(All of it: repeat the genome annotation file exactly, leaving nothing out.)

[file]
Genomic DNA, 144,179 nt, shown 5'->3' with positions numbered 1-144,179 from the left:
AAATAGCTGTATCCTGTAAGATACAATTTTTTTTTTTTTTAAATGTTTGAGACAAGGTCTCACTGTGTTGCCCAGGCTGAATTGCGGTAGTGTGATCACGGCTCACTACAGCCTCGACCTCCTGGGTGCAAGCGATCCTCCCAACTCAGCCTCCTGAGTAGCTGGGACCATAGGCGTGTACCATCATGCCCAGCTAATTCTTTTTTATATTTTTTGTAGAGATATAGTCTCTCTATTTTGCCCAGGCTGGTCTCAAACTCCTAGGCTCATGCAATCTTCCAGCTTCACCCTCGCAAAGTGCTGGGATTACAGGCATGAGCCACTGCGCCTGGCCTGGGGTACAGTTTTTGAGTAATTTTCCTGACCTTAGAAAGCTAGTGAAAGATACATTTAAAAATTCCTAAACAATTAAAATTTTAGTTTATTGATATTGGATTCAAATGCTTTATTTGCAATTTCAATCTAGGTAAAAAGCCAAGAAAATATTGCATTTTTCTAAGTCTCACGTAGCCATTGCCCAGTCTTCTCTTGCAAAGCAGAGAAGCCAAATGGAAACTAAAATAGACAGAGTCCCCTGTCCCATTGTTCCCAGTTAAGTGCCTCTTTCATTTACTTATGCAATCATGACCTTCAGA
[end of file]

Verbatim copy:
Genomic DNA, 144,179 nt, shown 5'->3' with positions numbered 1-144,179 from the left:
AAATAGCTGTATCCTGTAAGATACAATTTTTTTTTTTTTTAAATGTTTGAGACAAGGTCTCACTGTGTTGCCCAGGCTGAATTGCGGTAGTGTGATCACGGCTCACTACAGCCTCGACCTCCTGGGTGCAAGCGATCCTCCCAACTCAGCCTCCTGAGTAGCTGGGACCATAGGCGTGTACCATCATGCCCAGCTAATTCTTTTTTATATTTTTTGTAGAGATATAGTCTCTCTATTTTGCCCAGGCTGGTCTCAAACTCCTAGGCTCATGCAATCTTCCAGCTTCACCCTCGCAAAGTGCTGGGATTACAGGCATGAGCCACTGCGCCTGGCCTGGGGTACAGTTTTTGAGTAATTTTCCTGACCTTAGAAAGCTAGTGAAAGATACATTTAAAAATTCCTAAACAATTAAAATTTTAGTTTATTGATATTGGATTCAAATGCTTTATTTGCAATTTCAATCTAGGTAAAAAGCCAAGAAAATATTGCATTTTTCTAAGTCTCACGTAGCCATTGCCCAGTCTTCTCTTGCAAAGCAGAGAAGCCAAATGGAAACTAAAATAGACAGAGTCCCCTGTCCCATTGTTCCCAGTTAAGTGCCTCTTTCATTTACTTATGCAATCATGACCTTCAGA